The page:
On being ‘a member of Don Brash’s club’

Don Brash

Kia ora koutou,

I’ve never actually published a written article on Whaleoil before, just a few vlogs and satire videos. I’m currently working on a much longer article covering such topics as identity politics, victimhood culture, ‘privilege’, oppression and ‘allyship’, as they pertain to Aotearoa. Fun stuff.

I’ll be back to making YouTube content in no time — I have a copy of Lizzie Marvelley’s new book beside me as I type this and I’ll be doing an in-depth review of that (if ‘depth’ is the right word) so watch this space!

But for now, I’d like to take the opportunity to address a serious accusation that has been made about me on social media. Because this is not just about me, but every member of the New Zealand Free Speech Coalition (there are hundreds of us), and more broadly, it’s about everyone who believes in and defends the principle of free speech.

Twitter user Kera Sherwood-O’Regan (who I’ll introduce properly in the aforementioned upcoming article) has repeatedly brought up my involvement with the New Zealand Free Speech Coalition (“Don Brash’s club”, as she calls it), as though this is somehow supposed to reflect poorly on my character, or is evidence of some kind of ill-intent.

She’s publicly accused me of  “advocating for people to be given a platform for violence”. Quote.

Sorry but if you don’t want to be aligned with Don Brash then I think you need to re-evaluate your club membership. I’m not saying you have the exact same views as him, nor am I saying that yours are quite as problematic, but you’re a member of a group whose actions, as it stands so far, have been primarily to throw support behind a duo who came to NZ and spread racism, sexism, transphobia and other hate. Particularly given their attacks on indigenous people, it’s hard to reconcile your claimed support of us while you’re also advocating for people to be given a platform for violence.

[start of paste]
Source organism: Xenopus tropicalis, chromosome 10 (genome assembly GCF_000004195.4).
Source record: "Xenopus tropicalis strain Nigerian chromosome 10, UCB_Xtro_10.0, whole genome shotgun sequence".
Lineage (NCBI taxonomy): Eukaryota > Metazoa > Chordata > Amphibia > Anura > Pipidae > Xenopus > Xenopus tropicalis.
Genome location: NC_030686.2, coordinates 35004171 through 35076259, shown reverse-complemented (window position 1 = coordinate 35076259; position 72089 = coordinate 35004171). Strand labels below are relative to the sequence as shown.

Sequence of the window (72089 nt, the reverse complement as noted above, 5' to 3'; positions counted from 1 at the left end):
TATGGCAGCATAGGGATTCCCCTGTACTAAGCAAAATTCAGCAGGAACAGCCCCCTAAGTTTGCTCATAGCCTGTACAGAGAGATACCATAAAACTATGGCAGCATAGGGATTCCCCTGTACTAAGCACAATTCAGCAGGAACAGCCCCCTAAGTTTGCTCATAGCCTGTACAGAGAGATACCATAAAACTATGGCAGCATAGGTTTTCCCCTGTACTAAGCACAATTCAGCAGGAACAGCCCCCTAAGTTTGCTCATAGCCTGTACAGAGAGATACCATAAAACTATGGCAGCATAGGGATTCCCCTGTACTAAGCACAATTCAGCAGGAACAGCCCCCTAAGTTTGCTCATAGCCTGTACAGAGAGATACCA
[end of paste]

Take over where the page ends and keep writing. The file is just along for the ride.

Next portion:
— Kera Sherwood-O’Regan End quote.

When the controversy over Lauren Southern and Stefan Molyneux first arose, I knew very little about either of them. Now that I’m more familiar with who they are and what they’re about, I find myself in varying states of agreement and disagreement with each of them on the many issues they discuss.

I can’t think of a single human being I’ve ever met or heard of that I agree or disagree with 100% on every single point they’ve ever made, can you? That sounds a bit cult-like.

The suggestion that I would ever support someone who promotes violence is more than a critique of my politics — it’s a total mischaracterisation of who I am as a person. Other members of the Free Speech Coalition who might be reading this may be able to relate.

I would never directly or indirectly support the promotion of violence. Anyone who knows me — actually knows me — knows that. They’re the ones who matter, but it’s still disconcerting to see accusations like this being thrown around on social media by someone with Kera’s influence.

There is no evidence that I’m aware of that either Lauren Southern or Stefan Molyneux has ever called for violence. If there were, I would not have supported their right to speak. I wouldn’t have needed to, even if I’d wanted to — there are clear laws against that.

We went through all this when the controversy was hot. I’m probably preaching to the choir, but it’s important to get this out there.

I’d like to correct another inaccuracy: The New Zealand Free Speech Coalition is not, and was never, “Don Brash’s club”. It is an apolitical advocacy group for defending the lifeblood of democracy, creativity and dissent in Aotearoa. 

I was part of the original steering group; I offered my support in the early planning stages — it’s quite possible that I was on board before Dr. Brash was.